Police officers detain an opposition activist during a banned anti-Kremlin protest in St. Petersburg on Dec. 31, 2011. December protests brought straightforward reporting to mainstream Russian TV; it didn’t last. (Dmitry Lovetsky/AP)

As thousands of protesters pushed toward Bolotnaya Square, crews from mainstream Russian television fanned out. Satellite trucks were ranged curbside, their engines running.

For six days after the parliamentary elections last month, TV ignored the street protests that were starting to shake the nation. Now the reporters and cameramen were ready. But still, not a peep.

Finally, at 3 p.m. on Dec. 10, say those who know, the word came down: You can put this on the air.

The news reports that followed were neutral and factual, and it seemed that TV, a central instrument of Prime Minister Vladimir Putin’s hold on power, was at last giving way under the strain. But the dalliance with straight reporting was short-lived. In January, the leash was pulled up tight again.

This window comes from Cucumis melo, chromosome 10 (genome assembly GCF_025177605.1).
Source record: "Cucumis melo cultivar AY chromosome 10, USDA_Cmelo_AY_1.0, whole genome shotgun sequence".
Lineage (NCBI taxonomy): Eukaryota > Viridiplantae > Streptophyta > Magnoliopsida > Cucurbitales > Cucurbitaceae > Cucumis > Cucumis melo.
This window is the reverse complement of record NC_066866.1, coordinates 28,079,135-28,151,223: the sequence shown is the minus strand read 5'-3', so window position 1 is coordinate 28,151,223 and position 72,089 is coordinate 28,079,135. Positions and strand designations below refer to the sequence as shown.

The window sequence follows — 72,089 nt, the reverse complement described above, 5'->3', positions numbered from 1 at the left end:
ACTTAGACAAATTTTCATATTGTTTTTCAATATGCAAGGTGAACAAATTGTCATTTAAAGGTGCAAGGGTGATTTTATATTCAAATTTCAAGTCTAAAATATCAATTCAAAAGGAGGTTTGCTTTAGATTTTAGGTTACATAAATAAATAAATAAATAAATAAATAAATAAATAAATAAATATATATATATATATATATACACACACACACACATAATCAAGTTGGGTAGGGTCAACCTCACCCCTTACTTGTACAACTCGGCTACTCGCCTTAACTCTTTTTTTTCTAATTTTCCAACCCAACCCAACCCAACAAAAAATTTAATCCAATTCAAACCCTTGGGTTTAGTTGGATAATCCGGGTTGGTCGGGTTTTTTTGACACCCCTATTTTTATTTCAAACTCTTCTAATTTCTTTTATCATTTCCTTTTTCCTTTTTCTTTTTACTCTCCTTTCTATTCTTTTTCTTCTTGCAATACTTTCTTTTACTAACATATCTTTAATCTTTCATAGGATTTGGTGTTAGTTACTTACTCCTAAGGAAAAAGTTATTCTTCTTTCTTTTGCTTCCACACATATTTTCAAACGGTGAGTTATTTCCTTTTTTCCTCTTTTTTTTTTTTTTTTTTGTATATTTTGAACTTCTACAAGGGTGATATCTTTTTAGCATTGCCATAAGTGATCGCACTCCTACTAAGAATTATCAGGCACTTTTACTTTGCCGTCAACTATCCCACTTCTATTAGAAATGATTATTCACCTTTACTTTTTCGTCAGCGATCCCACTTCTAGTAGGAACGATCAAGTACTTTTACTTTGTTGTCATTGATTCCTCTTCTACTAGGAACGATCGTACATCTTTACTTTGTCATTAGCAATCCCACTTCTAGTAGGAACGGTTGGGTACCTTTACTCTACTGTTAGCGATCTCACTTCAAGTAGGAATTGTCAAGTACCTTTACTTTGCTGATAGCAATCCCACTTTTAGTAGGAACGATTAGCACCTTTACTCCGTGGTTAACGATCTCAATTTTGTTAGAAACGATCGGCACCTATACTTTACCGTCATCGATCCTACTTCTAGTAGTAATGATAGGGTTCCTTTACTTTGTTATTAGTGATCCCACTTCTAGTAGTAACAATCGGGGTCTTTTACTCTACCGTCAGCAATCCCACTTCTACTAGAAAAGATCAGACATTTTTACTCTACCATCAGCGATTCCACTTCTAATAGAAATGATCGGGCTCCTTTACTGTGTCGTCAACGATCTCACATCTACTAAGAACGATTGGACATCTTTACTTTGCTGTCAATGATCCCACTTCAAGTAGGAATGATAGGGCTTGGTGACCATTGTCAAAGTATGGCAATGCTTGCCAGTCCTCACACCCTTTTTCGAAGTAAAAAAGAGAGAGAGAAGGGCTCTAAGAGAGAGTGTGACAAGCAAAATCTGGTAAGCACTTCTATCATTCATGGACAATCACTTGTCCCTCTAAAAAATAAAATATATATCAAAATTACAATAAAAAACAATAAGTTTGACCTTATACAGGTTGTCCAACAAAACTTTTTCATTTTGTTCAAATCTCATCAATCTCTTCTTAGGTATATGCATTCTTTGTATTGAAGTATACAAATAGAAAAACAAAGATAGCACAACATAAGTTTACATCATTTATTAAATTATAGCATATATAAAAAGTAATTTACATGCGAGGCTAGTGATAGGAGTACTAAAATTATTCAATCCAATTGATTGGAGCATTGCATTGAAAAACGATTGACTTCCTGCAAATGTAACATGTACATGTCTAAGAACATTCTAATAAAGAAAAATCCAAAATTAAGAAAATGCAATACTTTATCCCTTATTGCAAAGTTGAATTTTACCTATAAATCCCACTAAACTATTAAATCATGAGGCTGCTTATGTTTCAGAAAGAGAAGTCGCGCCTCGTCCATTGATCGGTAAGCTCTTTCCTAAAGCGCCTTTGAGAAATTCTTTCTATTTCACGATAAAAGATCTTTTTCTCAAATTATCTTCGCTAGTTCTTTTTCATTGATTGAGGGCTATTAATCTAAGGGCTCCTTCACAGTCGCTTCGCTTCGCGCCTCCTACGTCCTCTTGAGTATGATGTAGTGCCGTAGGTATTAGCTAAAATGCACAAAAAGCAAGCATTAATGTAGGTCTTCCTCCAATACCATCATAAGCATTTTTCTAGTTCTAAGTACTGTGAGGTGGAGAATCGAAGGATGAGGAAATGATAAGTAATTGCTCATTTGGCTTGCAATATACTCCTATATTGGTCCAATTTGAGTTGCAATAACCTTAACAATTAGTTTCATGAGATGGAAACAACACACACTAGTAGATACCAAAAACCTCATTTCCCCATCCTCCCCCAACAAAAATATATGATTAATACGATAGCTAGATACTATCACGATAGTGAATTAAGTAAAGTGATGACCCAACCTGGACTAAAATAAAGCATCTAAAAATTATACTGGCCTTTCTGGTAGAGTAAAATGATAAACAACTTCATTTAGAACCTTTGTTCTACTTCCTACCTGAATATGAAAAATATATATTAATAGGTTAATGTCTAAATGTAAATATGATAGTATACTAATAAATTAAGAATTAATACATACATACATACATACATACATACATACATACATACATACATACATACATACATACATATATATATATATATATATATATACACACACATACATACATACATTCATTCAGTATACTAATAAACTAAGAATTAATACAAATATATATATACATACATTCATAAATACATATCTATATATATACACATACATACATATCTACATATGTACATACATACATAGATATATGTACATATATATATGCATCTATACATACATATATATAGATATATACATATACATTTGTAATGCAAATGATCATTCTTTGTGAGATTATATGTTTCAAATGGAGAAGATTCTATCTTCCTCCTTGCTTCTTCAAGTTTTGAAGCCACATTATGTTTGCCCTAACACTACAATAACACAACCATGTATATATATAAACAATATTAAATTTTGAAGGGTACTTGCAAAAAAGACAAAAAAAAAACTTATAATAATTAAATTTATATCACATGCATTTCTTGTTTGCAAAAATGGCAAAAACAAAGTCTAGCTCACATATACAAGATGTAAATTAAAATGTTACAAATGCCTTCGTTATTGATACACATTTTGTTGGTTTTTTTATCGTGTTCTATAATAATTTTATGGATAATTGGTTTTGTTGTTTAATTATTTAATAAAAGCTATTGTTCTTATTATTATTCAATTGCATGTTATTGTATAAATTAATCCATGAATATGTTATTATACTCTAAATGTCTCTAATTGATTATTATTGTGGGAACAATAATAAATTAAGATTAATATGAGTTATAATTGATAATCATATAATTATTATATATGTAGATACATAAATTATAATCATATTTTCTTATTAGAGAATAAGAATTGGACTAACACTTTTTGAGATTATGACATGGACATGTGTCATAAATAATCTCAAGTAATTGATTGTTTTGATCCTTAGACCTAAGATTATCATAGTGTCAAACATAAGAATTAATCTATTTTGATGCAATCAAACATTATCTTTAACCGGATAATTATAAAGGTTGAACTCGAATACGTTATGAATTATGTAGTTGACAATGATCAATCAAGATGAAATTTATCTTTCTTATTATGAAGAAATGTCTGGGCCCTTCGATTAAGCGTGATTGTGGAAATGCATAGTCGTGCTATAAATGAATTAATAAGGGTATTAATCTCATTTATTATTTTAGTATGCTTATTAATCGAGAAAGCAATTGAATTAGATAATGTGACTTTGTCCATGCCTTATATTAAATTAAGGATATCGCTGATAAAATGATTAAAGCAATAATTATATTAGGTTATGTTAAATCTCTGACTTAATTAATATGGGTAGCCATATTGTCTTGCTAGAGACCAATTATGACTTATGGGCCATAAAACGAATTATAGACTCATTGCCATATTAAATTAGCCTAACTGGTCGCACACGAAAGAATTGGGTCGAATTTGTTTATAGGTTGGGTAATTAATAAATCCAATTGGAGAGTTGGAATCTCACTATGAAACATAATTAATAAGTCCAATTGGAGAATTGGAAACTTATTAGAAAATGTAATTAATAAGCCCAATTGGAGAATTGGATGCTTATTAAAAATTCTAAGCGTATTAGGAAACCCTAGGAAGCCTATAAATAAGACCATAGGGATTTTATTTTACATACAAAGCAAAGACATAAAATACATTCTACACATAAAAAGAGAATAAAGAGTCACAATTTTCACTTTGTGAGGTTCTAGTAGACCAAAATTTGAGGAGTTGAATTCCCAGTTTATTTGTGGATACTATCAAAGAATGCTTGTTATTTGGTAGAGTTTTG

Putin has an election to win — he’s running for president, and the vote is in March — and after weeks of ambivalence and uncertainty, state-controlled TV has returned to its old and familiar ways.

In December, said Anna Kachkayeva, a media studies professor at Moscow State University, “everyone got this feeling, ‘Okay, we’ve got what we wanted.’ Well, no. Not at all.”

The men who run television got their start in Soviet TV in the late 1980s, and they understood, she said, that they had “to open the pipe” to some extent or protesters — and their own journalist employees — would be dangerously provoked.